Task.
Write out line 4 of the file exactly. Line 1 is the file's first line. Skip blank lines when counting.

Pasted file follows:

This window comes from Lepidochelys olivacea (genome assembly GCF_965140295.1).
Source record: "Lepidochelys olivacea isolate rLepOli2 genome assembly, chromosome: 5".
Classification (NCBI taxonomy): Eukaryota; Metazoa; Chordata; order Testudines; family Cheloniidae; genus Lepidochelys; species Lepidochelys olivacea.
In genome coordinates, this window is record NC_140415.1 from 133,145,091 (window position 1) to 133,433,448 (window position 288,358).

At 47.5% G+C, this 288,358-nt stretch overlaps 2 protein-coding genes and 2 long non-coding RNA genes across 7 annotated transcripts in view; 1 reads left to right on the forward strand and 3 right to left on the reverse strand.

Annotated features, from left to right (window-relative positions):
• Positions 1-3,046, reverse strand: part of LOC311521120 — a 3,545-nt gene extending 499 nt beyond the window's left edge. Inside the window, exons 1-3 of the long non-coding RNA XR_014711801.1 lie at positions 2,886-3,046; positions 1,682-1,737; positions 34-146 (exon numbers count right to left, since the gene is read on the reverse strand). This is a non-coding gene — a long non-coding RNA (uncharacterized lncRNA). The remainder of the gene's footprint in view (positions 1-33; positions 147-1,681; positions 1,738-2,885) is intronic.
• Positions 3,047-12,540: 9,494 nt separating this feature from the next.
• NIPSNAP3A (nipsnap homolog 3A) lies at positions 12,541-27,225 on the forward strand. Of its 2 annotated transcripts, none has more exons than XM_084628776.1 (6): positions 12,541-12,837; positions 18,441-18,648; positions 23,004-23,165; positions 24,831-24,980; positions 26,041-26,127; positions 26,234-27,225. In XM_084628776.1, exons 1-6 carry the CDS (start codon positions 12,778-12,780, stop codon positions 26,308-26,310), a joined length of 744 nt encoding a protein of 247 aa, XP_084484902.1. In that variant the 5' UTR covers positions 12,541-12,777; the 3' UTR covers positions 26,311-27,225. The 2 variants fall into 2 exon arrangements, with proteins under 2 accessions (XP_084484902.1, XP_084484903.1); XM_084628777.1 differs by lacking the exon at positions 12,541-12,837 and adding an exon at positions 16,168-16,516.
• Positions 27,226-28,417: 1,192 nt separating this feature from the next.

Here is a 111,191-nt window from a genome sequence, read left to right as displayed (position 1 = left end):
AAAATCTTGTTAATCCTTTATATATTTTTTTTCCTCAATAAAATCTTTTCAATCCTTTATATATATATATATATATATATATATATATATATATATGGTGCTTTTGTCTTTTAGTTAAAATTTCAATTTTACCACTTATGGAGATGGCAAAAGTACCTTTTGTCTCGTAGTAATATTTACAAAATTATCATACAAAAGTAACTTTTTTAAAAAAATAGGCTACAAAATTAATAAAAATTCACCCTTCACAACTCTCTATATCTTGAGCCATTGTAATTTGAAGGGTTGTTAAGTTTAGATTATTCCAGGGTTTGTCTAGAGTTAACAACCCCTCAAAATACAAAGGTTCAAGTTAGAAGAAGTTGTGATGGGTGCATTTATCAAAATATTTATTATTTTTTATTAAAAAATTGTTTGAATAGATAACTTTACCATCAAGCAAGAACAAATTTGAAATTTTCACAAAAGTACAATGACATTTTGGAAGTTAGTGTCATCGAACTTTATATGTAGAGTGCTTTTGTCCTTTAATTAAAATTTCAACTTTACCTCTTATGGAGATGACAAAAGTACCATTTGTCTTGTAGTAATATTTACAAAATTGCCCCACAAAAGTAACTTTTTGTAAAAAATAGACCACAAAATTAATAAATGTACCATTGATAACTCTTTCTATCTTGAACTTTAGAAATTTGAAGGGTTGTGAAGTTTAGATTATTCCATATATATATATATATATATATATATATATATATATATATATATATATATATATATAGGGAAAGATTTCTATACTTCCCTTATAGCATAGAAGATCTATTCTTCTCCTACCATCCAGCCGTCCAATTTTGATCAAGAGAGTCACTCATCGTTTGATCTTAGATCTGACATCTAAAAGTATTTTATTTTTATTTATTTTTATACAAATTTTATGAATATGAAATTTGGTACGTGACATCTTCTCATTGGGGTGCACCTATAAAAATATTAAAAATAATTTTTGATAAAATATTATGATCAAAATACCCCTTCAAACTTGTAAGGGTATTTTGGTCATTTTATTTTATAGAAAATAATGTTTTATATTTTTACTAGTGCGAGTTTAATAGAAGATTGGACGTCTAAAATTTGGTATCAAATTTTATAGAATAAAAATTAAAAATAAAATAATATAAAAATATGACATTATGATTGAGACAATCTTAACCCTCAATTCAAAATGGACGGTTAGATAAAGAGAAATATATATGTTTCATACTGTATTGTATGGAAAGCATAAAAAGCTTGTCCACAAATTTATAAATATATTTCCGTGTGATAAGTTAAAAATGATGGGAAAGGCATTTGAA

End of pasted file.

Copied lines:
In genome coordinates, this window is record NC_140415.1 from 133,145,091 (window position 1) to 133,433,448 (window position 288,358).